"We had hoped to see an Emirati plane landing in a liberated Jerusalem,” he added.
Kushner said in a press briefing on the plane to Abu Dhabi that he believes that Netanyahu and U.S. President Donald Trump would discuss the potential sale of F-35 planes to the UAE in the future.
“I believe that Prime Minister Netanyahu and the president will discuss that at some point. But again I do think that there is a tremendous amount of trust that Netanyahu has in President Tump, and I believe that President Trump has earned the trust from the Israeli leadership and Israeli people.”
Asked which countries might be next to normalize ties with Israel, Kushner joked that Israelis are always asking what's next. "I do know the Israeli people very well, and one thing is, you get an accomplishment and they always say, 'what's next?'" said Kushner.
"That's why Israel has been so successful as a nation and it's why the Israeli people are incredible, but I'll just ask you for at least one day, let's try to relax and enjoy this accomplishment and this historic breakthrough. We've had a lot of years where Israel has been at war, where Israel has had people going against them. Let's take a moment to celebrate this breakthrough for peace."
Kushner added that the peace forged by Emirati and Israeli leaders was also desired by the two countries' peoples.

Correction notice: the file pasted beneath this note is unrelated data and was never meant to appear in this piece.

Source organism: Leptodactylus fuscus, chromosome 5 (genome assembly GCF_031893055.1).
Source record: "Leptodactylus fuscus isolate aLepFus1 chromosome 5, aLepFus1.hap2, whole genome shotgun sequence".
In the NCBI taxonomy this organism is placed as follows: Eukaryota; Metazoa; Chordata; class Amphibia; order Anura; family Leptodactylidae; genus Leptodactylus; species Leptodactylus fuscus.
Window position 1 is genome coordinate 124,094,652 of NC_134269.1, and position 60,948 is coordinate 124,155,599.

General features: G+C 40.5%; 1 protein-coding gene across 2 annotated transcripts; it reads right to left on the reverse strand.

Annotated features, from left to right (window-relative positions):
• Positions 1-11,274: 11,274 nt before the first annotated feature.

Kushner was also asked about the annexation issue.
"President Trump likes to keep his options open, and right now there's a focus on one thing," he said Monday. "That could change.
"But the reality is that right now there's a commitment to taking the deal that we're working on now that's been made, fully executing it, that we're seeing so much enthusiasm from Israeli businesspeople and professionals and then just tourists who want to go to the United Arab Emirates and from Emirates who want to come to Israel, so it's just such a massive opportunity now that we want to stay focused on that. But again, President Trump likes to keep as much flexibility as possible when there's no reason to give it up."
Ben-Shabbat meanwhile thanked Trump and Kushner for efforts to "arrive at this moment.
"A quarter of a century has passed since the [first] signing [of an agreement] with an Arab country until this moment," he said. "We look to a new horizon in the region, a horizon of cooperation, of technology, prosperity, support and hope."
The UAE has touted the deal as a tool to force Israel into halting its contentious plan to annex parts of the West Bank sought by the Palestinians for their future state. It also may help the Emirates acquire advanced U.S. weapons systems that have been previously unattainable, such as the F-35 fighter jet. Currently, Israel is the only country in the region with the stealth warplanes.
Kushner said that the United States could maintain Israel's qualitative military edge while advancing its relations with the UAE.
The Israeli and U.S. officials boarded an El Al plane on the first direct flight operated by a commercial airline between Israel and the United Arab Emirates.
The visit to the UAE capital will last two days and will include joint working meetings on a variety of topics, prior to signing cooperation agreements in areas such as aviation, tourism and the economy. Security will be discussed separately.
Reuters and The Associated Press contributed to this report.